washingtonpost.com
Security Fix Live

Brian Krebs
Security Fix Blogger
Friday, May 9, 2008 11:00 AM

Security Fix blogger Brian Krebs was online Friday, May 9, at 11 a.m. ET to answer your questions about the latest computer security threats and offer ways to protect your personal information.

A transcript follows.

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Brian Krebs: Happy Friday, dear Security Fix readers! Thanks for joining us today. I'll jump right into the questions straight away, but please remember to give me as much detail as possible about your setup (installed security software and hardware) when posting a question.

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Atlanta: How risky is it to download upgrades such as flashplayers from sites that say you cannot watch something without an upgrade?

Particularly when the site telling you to upgrade is a major website?

Brian Krebs: Good question, Atlanta. Doesn't matter whether you're on a site you think you can trust. It's always a good idea to update software from the Web site of the producer of that software. The reason being that we've seen time and again attackers who have hacked a site or created a malicious site that prompts the user to install some plugin or "update" their video player in order to view some content.

Avoid this practice like the plague. If a Web site (and I don't care if it's washingtonpost.com) says you need to update your Flash player, take a secondn and visit Adobe's site to get the latest version. Too often, legit sites will indeed offer you an update, but the update isn't the latest update.

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Washington, D.C.: By mere accident I came to learn that someone had "hacked" into my gmail account and then had been accessing my account on a regular basis. No ostensible harm was done and no information compromised as far as I could tell, but I still feel very violated, and even the victim of a crime to be honest. Is a gmail password that easy to crack? Is there an actual crime involved in what I just went throught for the past year plus? Thanks!

Brian Krebs: I wanted to tackle this question early because it raises a number of questions in my mind. Such as, how do you know someone was reading your Gmail? I suspect this is someone you know, and probably someone you were close with, maybe an estranged family member or former boyfriend?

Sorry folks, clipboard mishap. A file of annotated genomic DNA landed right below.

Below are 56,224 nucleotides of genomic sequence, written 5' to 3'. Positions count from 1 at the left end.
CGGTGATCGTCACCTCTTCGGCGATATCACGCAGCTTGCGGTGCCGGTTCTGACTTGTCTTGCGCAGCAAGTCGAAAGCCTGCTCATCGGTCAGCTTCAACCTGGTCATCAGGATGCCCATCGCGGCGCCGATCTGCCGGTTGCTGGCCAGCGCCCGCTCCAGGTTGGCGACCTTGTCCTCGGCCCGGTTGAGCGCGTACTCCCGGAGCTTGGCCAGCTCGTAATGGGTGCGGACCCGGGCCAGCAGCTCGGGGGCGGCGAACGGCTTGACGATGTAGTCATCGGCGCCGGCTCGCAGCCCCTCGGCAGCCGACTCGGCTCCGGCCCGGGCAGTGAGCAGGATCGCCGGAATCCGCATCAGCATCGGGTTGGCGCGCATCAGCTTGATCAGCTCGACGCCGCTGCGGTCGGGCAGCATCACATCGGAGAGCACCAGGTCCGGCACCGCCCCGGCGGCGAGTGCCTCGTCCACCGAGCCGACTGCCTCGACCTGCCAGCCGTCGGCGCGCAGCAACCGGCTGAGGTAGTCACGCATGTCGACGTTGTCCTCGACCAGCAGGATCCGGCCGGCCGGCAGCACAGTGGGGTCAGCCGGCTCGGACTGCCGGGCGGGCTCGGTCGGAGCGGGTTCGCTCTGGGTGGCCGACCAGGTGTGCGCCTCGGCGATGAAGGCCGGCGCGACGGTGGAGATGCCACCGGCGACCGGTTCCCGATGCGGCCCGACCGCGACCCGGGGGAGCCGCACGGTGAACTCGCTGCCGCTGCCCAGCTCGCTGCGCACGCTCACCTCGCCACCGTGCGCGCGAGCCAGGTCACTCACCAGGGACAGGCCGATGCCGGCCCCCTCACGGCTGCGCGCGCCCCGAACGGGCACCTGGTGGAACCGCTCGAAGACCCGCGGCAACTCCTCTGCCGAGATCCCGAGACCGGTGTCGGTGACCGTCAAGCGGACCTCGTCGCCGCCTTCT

I ask because people tend to pick passwords that hold special meaning for them and are thus easier to remember. If the person who was reading your email was close to you,and your password was related to something that identifies you (your birthday, middle name, graduation year, etc) then it may have been very easy for that person to guess.

If your Gmail was being read by someone who at one time had physical access to your computer, then all bets are off. You can put all the security you want in place around a system, but most of it can be foiled if a knowledgable attacker with the right tools is seated in front of your machine.

Was there a crime here? Sure. Reading someone else's email without their permission is an unlawful intercept of electronic communications (think wiretap). Will you convince any prosector to take your case, given that you suffered no real damages as a result? Keep dreaming.

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Aberystwyth, Wales: Hi Brian,

Your column is greatly appreciated over here. I have one computer still running Win 98SE, currently protected by AVG 7.5. Rumour has it that support will be withdrawn at the end of May. Any suggestions for a suitable replacement?

Thanks

Brian Krebs: Quite a while back, when I wrote about Microsoft ending support for Windows 98/ME (July 2006), I researched a number of security tools that were Win98-friendly. That list has no doubt changed since then.

While I probably need to update that post, I don't have time right now to-reresearch which of those tools still work with 98. Take a look at this list and check their FAQ pages to see if they still support Win98. Good luck.

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Potomac Falls, Va.: Brian, the Free AVG antivirus program has become quite popular with home users. They have recently released a new upgrade, v 8.0, and are giving their existing 7.5 users a pop up telling them to get the upgrade.

This has become quite unpopular in the AVG user community, since the new version seems to have a lot more overhead, and includes (horrors!) a yahoo toolbar!

Have you been following any of this and do you have any thoughts about this product?

Thanks!

Brian Krebs: Yeah, I've been "following" it, to some degere....reading on various support forums that people are griping. My thoughts? You get what you pay for. When you get free AV without paying for it, you get stuff like the Yahoo! toolbar. Yawn.